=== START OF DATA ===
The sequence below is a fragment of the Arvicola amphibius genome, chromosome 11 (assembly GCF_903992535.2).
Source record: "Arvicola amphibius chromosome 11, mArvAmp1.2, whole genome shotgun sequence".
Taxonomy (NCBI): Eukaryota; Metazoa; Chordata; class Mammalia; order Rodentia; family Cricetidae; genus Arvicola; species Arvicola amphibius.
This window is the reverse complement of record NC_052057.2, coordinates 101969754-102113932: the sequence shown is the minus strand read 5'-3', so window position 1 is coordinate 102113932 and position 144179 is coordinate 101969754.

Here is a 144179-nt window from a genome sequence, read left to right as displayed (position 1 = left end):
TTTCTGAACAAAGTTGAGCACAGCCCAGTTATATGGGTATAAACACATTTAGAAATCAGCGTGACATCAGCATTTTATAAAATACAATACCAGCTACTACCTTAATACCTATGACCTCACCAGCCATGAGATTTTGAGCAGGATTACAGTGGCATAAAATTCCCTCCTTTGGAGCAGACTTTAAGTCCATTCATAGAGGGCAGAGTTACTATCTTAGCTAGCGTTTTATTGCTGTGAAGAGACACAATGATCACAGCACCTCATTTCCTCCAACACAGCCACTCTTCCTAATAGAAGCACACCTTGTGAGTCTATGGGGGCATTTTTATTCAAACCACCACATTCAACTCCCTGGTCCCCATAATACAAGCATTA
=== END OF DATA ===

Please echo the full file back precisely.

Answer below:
The sequence below is a fragment of the Arvicola amphibius genome, chromosome 11 (assembly GCF_903992535.2).
Source record: "Arvicola amphibius chromosome 11, mArvAmp1.2, whole genome shotgun sequence".
Taxonomy (NCBI): Eukaryota; Metazoa; Chordata; class Mammalia; order Rodentia; family Cricetidae; genus Arvicola; species Arvicola amphibius.
This window is the reverse complement of record NC_052057.2, coordinates 101969754-102113932: the sequence shown is the minus strand read 5'-3', so window position 1 is coordinate 102113932 and position 144179 is coordinate 101969754.

Here is a 144179-nt window from a genome sequence, read left to right as displayed (position 1 = left end):
TTTCTGAACAAAGTTGAGCACAGCCCAGTTATATGGGTATAAACACATTTAGAAATCAGCGTGACATCAGCATTTTATAAAATACAATACCAGCTACTACCTTAATACCTATGACCTCACCAGCCATGAGATTTTGAGCAGGATTACAGTGGCATAAAATTCCCTCCTTTGGAGCAGACTTTAAGTCCATTCATAGAGGGCAGAGTTACTATCTTAGCTAGCGTTTTATTGCTGTGAAGAGACACAATGATCACAGCACCTCATTTCCTCCAACACAGCCACTCTTCCTAATAGAAGCACACCTTGTGAGTCTATGGGGGCATTTTTATTCAAACCACCACATTCAACTCCCTGGTCCCCATAATACAAGCATTA